It has also emerged there has been a surge in inquiries about postal voting, which could produce a record number in the autumn poll. In the 2012 local elections in Scotland, postal votes accounted for one in four ballots cast. It is estimated that there are some 800,000 Scots south of the border, mostly in England with around 100,000 in London.
Under voting rules, a person over 16 is eligible to vote in the independence referendum if he or she is resident in Scotland and has their "substantive" home here, so they spend most of their time living there.
A spokeswoman for the Electoral Commission, the elections watchdog, said while no problem had yet been detected with expatriate Scots seeking to register so they can have a say on Scotland's future, electoral registration officers have been placed on their guard and were "very alert" to any intended abuse of the system.
She explained that under the 1983 Representation of the People Act, those committing a voting offence could be jailed for up to a year and/or fined a maximum of £5000.
Asked about security and abuse of the system from Scots living south of the Border, the spokeswoman said: "The electoral registration officers are very alert to that. They know their local properties inside and out and will spot if there are too many applications. If someone says a property is their substantive home and it isn't, they are breaking the law."
She added: "There isn't a problem as yet but the electoral registration officers would talk to the police if there was."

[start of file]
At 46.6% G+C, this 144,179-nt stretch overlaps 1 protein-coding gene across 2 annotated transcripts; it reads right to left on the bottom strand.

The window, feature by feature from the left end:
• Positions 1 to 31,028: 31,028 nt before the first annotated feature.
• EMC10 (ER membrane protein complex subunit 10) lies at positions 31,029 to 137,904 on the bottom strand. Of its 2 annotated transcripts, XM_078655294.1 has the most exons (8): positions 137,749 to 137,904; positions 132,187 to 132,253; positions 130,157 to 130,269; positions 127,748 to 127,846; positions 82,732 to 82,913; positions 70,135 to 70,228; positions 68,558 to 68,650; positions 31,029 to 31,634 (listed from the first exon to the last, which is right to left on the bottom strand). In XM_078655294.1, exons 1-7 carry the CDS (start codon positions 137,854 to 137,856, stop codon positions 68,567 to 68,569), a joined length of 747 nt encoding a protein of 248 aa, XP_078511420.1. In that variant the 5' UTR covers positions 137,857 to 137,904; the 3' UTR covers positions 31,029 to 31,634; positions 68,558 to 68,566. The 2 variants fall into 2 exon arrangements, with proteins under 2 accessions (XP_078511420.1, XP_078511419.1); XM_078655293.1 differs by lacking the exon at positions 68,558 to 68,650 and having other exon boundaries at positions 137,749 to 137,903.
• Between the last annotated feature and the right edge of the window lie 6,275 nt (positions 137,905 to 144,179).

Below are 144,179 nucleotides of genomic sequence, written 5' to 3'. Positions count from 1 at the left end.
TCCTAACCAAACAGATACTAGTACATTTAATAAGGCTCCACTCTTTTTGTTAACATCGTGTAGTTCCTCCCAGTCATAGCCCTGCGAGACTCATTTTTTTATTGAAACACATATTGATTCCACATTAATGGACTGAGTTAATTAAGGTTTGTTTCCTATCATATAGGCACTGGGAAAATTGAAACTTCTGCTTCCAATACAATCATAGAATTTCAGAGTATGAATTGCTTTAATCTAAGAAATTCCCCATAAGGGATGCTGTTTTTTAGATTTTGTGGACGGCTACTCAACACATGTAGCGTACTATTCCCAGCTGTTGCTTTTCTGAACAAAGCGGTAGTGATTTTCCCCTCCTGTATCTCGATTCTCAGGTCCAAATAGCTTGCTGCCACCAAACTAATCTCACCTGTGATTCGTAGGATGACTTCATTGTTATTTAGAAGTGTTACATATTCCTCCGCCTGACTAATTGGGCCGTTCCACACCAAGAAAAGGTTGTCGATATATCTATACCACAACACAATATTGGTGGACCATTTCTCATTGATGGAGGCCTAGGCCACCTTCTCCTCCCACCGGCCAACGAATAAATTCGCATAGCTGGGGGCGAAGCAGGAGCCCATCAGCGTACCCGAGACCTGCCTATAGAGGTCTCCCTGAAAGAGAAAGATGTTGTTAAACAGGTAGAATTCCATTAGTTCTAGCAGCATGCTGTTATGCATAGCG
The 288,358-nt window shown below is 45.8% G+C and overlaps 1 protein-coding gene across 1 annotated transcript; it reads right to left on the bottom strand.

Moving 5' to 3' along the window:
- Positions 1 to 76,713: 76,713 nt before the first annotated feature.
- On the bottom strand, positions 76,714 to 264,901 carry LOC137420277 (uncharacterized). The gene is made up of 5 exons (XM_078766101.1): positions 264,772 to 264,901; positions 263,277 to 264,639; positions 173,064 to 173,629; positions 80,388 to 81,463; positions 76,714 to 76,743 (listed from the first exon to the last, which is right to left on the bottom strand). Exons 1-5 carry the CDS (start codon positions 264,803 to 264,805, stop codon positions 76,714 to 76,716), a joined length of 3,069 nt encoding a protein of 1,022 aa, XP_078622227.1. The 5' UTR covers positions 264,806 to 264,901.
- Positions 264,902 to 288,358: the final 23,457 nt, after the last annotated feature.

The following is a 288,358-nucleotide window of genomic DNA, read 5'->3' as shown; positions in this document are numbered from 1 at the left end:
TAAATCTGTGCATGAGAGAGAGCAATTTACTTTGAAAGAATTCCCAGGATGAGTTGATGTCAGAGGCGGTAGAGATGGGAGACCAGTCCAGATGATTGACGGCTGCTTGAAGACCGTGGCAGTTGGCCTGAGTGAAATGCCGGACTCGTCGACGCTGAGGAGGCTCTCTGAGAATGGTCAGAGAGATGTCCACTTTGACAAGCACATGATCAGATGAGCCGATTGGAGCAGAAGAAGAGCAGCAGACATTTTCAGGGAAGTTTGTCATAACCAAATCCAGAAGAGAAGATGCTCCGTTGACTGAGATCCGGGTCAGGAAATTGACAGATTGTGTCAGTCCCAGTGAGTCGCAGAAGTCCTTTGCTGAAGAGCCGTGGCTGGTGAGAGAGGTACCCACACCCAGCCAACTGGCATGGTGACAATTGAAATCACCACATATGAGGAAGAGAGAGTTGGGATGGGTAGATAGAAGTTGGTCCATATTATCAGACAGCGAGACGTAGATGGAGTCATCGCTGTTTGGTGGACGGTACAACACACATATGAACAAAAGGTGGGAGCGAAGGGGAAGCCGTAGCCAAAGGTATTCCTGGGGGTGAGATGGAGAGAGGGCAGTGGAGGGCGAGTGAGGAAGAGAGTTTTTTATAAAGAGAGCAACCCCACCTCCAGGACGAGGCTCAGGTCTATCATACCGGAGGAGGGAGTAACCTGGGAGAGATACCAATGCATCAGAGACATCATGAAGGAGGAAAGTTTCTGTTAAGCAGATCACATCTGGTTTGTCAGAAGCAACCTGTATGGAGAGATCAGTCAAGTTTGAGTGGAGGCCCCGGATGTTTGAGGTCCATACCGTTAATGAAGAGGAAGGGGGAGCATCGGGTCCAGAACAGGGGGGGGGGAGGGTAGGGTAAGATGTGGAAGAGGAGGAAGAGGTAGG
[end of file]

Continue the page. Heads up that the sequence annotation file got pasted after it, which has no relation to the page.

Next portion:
At the last count, two years ago, there were just in excess of four million eligible voters in Scotland.
By law, an eligible voter can register to vote for the September 18 referendum as late as 12 working days before the ballot, ie September 3.
If someone wants to vote by post, or chooses a proxy to vote on their behalf, they also have until September 3 to apply. The postal and proxy votes will be effective right up to the close of the polling stations at 10pm on September 18.
In 2003, just 4% of votes applied for were postal. By 2012, the proportion had almost quadrupled to 15%. But that 15% represented 26% of the actual votes cast. Indeed, statistics show that a person using a postal ballot is twice as likely to cast it as someone doing so in person.
Two years ago in the Scottish local elections, the turn-out among those casting their votes in person was 35% while that for postal voters was 70%.
The spokeswoman revealed that just after Christmas there was a surge in public inquiries about postal voting for the referendum; put down, in part, to people trying to work out their potential whereabouts around their summer holidays.
If there were an increase in postal votes for the referendum, Scotland's future could be decided from the armchair.
While it is thought the vast majority of the 800,000 Scots living south of the Border will be ineligible to vote in the referendum, by contrast most of the 400,000 English, Welsh and Northern Irish citizens with their main homes north of the Border will be eligible.